Corbet vs Dempsey
The curation of this gallery is so smart. They dig deep and find art that deserves greater appreciation, mostly showcasing artists from around the Midwest including some deeper cuts from Chicago’s past. C&D are also big music fans, occasionally you can see some of Chicago’s more free-form music talent perform along with the art.
A day trip to Hyde Park, a southside neighbourhood and home of University of Chicago is an often overlooked jewel – a beautiful, historic, and culturally important area. And it’s also where the Obamas live (when they’re in Chicago).
A perfect day might start with a trip to the Museum of Science and Industry, then a little walk through Jackson Park. Then, walking along the Plaisance (once part of the 1893 Columbian Exposition) toward 57th street to Woodlawn, go north (right) a couple of blocks and you’ll find Plein Air Café. They do coffee, specialty drinks and pastries amazingly well; my favourite thing is the Plein Grain Bowl for lunch.
If the weather allows, you can sit outside while looking onto the house next door – which happens to be Frank Lloyd Wright’s beautiful Robie House. Tours happen there every day except Tuesday and Wednesday. Then, on the other side of Plein Air, you’ll find the most recent iteration of the Seminary Co-op bookshop. You can tell that it’s run by a bunch of bookworms and it also looks like a 1970s library.
Then across the street is a beautiful church, the Rockefeller Chapel. You might get lucky and hear the organ playing in this room that seems taller than it is wide. Plus, they often have concerts there – I’ve seen some rock shows and it’s very special.
The shopping district is mostly on 53rd Street. If you want your jeans no fuss, no muss and made in Chicago, Dearborn Denim is the place to go and there’s a fun place to grab a bite and see a show, called Promontory.
It’s worth a trip to the far southside for Calumet Fisheries: the best smoked fish is here! There’s no seating so it’s best to go on a warm day when you can just sit on the kerb and soak it all in, or a lot of people just eat in their cars. It’s been a Chicago institution since the 1940s and still flourishes.
I have to admit that most of the musicians they invite to perform are intellectually way above my head. But a gal must have some sophistication in her life, right? It’s always a beautiful experience. I get some good thinking done when I go to these shows – it kind of unlocks my brain when I’m feeling stuck.
My favourite restaurant of all time. It’s like coming home. Back in 1999, Lula was the first place I went to that served seasonal, creative American food. The chef often hides a special sauce under the main attraction, so make sure you check to see what tastiness awaits. And in true Chicago form, they make it pretty accessible to people: you can have a nice plate of food for $12 while your dining mate can spend $50. The staff is full of creative people, you can tell that they foster that type of environment, and they are also are very community-focused. It’s just up the street from my house and work in Logan Square, so I go to Lula pretty often.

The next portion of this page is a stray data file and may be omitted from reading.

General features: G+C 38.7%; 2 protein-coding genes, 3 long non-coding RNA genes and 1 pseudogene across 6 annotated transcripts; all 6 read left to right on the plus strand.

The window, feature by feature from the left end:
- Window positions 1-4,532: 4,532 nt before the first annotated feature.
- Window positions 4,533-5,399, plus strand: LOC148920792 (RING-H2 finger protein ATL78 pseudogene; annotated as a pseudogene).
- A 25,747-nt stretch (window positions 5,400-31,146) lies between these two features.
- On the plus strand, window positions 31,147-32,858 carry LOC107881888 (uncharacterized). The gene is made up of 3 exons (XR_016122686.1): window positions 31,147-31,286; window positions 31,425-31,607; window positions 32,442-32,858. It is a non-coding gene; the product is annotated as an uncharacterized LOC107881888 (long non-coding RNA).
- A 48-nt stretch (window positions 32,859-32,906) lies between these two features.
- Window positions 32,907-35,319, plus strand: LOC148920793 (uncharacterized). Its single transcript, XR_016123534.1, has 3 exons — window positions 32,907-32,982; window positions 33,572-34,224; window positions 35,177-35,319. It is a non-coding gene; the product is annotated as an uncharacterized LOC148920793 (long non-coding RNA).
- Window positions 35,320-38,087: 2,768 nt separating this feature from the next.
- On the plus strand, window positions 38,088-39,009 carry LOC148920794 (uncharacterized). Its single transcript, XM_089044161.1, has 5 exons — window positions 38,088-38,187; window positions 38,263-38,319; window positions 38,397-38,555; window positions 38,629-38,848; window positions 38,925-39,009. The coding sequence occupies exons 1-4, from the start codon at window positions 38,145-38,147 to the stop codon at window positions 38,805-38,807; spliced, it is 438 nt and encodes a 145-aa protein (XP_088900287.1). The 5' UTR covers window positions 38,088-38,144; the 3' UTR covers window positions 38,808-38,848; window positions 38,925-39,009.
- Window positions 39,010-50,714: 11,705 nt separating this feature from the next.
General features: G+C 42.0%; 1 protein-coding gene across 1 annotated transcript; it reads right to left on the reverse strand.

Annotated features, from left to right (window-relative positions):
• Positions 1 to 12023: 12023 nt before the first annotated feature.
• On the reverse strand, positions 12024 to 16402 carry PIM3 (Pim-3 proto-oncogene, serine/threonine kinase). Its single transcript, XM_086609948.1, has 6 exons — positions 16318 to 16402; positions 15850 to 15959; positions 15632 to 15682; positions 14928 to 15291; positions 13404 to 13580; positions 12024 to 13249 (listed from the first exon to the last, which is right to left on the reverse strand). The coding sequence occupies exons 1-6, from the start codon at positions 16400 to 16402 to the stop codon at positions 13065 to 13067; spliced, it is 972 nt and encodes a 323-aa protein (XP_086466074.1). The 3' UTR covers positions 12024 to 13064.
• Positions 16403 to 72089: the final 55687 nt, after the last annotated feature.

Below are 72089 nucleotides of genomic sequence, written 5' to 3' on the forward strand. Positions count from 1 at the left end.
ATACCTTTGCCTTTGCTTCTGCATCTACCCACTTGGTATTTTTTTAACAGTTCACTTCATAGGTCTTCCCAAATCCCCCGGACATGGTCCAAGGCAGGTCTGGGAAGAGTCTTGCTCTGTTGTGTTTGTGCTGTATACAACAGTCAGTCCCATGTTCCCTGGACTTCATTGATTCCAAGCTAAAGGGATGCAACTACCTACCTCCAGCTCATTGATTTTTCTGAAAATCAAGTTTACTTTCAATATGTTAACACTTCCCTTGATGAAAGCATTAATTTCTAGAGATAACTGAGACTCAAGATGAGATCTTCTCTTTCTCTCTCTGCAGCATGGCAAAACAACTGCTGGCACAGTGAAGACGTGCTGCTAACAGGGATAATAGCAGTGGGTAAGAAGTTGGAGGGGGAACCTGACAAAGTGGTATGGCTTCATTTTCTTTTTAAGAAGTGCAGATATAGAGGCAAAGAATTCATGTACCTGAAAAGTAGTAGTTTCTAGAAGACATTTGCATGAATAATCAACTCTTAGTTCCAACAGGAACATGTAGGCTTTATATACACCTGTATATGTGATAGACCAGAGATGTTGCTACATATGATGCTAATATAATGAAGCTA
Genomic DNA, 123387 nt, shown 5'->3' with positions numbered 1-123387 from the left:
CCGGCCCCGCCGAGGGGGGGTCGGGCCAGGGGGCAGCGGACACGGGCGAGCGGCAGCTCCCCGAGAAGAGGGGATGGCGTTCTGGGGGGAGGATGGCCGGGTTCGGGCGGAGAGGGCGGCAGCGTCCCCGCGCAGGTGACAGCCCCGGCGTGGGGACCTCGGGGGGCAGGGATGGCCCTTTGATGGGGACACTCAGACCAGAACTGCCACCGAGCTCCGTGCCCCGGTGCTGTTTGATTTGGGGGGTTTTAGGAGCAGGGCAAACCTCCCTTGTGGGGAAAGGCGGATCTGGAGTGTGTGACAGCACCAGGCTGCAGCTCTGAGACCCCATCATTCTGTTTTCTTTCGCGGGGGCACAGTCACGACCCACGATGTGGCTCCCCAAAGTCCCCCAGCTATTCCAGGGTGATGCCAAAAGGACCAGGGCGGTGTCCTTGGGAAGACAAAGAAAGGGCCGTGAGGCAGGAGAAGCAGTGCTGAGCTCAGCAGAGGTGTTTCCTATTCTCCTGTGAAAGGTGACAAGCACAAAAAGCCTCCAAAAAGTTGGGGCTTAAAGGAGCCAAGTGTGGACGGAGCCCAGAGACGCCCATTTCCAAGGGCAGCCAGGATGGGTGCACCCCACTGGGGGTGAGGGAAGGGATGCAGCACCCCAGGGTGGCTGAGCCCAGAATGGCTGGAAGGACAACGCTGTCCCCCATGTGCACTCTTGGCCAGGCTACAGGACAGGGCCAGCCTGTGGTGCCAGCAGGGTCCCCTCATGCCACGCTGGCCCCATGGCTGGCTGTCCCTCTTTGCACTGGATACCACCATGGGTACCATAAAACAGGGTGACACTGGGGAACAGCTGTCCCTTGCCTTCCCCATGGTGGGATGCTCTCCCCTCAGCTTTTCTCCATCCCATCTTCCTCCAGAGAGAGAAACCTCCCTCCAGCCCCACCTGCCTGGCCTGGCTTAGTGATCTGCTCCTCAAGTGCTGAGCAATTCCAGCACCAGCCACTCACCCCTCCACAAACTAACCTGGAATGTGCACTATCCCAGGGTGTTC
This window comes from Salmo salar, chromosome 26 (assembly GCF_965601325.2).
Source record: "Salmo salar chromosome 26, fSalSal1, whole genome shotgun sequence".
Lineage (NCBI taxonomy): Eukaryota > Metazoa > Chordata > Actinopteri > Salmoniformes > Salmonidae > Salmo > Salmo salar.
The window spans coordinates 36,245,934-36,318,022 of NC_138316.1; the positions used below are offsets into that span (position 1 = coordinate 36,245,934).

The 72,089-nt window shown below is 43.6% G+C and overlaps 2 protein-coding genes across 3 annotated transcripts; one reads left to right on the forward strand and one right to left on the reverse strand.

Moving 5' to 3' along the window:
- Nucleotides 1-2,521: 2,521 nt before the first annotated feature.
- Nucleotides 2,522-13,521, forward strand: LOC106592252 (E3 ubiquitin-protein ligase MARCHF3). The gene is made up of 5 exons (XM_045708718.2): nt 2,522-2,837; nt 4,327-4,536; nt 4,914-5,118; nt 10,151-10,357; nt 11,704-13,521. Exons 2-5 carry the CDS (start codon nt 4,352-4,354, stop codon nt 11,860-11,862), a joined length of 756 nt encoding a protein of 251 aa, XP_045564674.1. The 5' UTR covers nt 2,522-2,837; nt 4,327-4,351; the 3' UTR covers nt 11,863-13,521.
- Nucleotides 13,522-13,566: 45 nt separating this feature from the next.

Another place that feels like home. A small music venue that is stuck in what is for now – although that might change with the development in the area – an industrial corridor. It has dark panelling and a swordfish on the wall. They also do a lot of community events – send-offs to Chicago bands playing SXSW, a soup and bread night in the winter where locals make soups and donate all the money to a food kitchen, veggie chilli bingo in summer. They are a hub for social justice events and care deeply about the community.
I gotta say, when they were starting construction on this park, I goofed on it. First, the name: Millennium Park? Plus, I liked Grant Park as it was. Well, they really did a wonderful thing. Public art is so hard to do right, but Anish Kapoor’s Cloud Gate (aka The Bean) does it very right – it’s basically a bean-shaped funhouse mirror. It’s cool to look at since it reflects the viewer, the city and sky all at the same time. It’s fun to watch everyone interact with it, and it’s an excellent selfie opportunity. Behind that is a huge bandshell designed by Frank Gehry with amazing sound. During the summer, you can see loads of shows – it feels like at some point or another the whole city has reason to see a show here. During the winter, there’s a cool ice skating ribbon, so you can tool around the park like you’re on an elevated road. And be still my heart for the Lurie Garden. It’s such a midwestern beauty of a thing, understated and simple, seemingly common but deeply thoughtful. A prairie where you can momentarily think you’re out in a field.
North Avenue Beach
I just like to sit with friends and drink a little wine on a summer evening here. There’s a point that faces south to the downtown skyscrapers that’s really pretty quiet, with good people-watching. You go through a sea – like hundreds and hundreds- of beach volleyball players to get there, which is fun in itself.